Light Start – No cellular Apple Watch, earthquake Pi, a broken Note 7, and flying taxis


We might not be getting that cellular Apple Watch update after all

new_apple_watch_os3Apple’s Watch is a brilliant piece of tech but, like most wearables, it has a problem. It needs a smartphone on hand to be truly useful. That was supposedly going to be changing with the introduction of a new Apple Watch that featured its own cellular connection — except that reports indicate that Apple may have put the brakes on that one. A cellular-supporting Watch was on their to-do list, according to a report from Bloomberg, but concerns over the device’s battery life — always a major bugbear with wearables — mean that you’re still going to need an iPhone to get your new Apple Watch connected. An internal GPS, as opposed to using the iPhone’s system, is apparently still on the cards for the refreshed Watch. Apple’s new wristwear is widely expected to make a first appearance right around the time we officially see the new iPhone in the flesh for the first time.

Source: Bloomberg

Here’s a new use for that Raspberry Pi — detecting earthquakes

Raspberry Shake 9Everyone makes a little media player at first. With the Raspberry Pi, we mean. But it’s a lot more versatile than that. Take the Raspberry Shake, a Kickstarter-funded outing that uses the Pi (and a few extra bits) to make a working seismograph. Because everyone should know when there’s an earthquake heading their way. Even if the tremors are too fine to be felt by the human body. The Raspberry Shake has been funded, meaning that you can order them now. The devices cost up to $380 (R5,170 — pictured) for the Magnitude 9.0 — which contains the whole kit — and as little as $60 (R820) for the board that connects to a Raspberry Pi to give it earthquake detection powers. You’re still going to need some extra bits, though, like a geophone and some Pi.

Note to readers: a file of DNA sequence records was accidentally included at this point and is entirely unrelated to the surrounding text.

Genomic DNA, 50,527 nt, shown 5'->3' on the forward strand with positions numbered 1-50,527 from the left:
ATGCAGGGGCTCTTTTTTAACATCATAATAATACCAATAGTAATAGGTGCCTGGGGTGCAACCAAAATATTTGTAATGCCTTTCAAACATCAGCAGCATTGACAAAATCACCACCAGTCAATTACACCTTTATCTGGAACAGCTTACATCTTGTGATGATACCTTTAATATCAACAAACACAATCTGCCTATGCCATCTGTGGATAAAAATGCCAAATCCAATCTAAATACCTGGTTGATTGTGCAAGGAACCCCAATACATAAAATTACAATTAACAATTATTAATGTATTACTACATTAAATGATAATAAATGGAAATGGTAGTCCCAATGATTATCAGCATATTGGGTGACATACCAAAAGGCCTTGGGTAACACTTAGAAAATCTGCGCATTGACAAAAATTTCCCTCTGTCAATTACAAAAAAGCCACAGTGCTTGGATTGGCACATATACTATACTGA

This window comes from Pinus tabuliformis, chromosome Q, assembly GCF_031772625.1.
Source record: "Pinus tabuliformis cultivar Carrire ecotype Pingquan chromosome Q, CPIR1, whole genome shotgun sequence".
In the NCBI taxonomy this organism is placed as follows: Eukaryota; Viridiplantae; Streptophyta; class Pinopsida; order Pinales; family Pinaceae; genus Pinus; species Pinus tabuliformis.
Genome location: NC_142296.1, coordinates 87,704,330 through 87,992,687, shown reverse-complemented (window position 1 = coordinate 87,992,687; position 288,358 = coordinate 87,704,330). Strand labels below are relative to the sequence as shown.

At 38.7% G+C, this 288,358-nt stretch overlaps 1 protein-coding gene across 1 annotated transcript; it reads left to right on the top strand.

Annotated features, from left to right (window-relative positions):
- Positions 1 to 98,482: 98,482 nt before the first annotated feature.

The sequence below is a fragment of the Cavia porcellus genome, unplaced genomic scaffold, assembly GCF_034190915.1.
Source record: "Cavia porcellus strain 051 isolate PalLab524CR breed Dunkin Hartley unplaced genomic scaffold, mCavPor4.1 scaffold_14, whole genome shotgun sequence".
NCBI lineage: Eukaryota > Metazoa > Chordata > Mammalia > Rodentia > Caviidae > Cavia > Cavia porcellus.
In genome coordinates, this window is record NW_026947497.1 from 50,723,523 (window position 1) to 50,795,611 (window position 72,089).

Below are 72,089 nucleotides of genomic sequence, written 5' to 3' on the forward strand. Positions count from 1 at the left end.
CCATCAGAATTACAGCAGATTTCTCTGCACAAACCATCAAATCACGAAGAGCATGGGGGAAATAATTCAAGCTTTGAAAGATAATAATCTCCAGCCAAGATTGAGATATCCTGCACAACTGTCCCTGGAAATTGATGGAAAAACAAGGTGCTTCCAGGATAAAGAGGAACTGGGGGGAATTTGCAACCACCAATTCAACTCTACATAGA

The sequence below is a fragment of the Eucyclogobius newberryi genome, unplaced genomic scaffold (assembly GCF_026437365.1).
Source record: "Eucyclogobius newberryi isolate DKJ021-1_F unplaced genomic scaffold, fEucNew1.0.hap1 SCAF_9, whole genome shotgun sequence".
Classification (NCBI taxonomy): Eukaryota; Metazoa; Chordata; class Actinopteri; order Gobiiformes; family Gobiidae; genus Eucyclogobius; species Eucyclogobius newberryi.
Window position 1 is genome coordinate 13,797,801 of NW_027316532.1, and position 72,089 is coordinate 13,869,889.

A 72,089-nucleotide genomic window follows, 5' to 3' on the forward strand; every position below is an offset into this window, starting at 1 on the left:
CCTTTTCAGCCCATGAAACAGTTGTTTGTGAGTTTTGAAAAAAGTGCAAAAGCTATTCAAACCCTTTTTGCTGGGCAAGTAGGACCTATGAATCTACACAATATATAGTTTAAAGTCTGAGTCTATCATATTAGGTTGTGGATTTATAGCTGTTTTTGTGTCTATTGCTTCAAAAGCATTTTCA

Source: Kickstarter

Someone else has torn the Samsung Galaxy Note 7 apart, so you don’t have to

When you’re buying a phone, you’re not thinking about the eventual replacement. What if it breaks? What if a chip inside pops? Those are questions we shunt aside because… ooh, shiny. But someone has to think of these things and iFixit does one of the best jobs. They recently tore apart Samsung’s high-end Galaxy Note 7 to see what makes it tick and there’s some good news and bad news. It’s possible to fix and swap out some components without doing too much damage to the phone. The bad news is that the act of opening the handset and removing the battery are a lot harder than you’d think. Glass and glue, man, glass and glue. Oh, and replacing the device’s front glass probably isn’t going to happen. If it’s cracked, you’re looking at a replacement phone. Check out the video for yourself, above.

Source: iFixit (YouTube)

One day you might catch a flying taxi — because a normal one isn’t bonkers enough

AirbusThe face of transportation is changing. The Hyperloop is being tested, cars are starting to drive themselves. What’s next? The air, of course. And putting taxis into it. Airbus is taking a serious look at it, with an eye on using autonomous drones to fly commuters around. The project, called Vahana, seems to be serious enough and Airbus reckons the technology is far enough along to allow for testing as early as next year. Just imagine catching a flying shuttle from an airport to your destination, with your luggage following on an alternate service. And just in case you think that Airbus (which claims to have a passenger-carrying multi-rotor drone prototype waiting in the wings) only has one bunch of eggs and a single basket, they’re also talking about testing a drone-powered package delivery service in Singapore next year. The related-to-human-travel concept… looks a lot like Futurama, with the drones travelling in tubes from point to point. Yeah, none of this is scary in the slightest.

Source: Airbus


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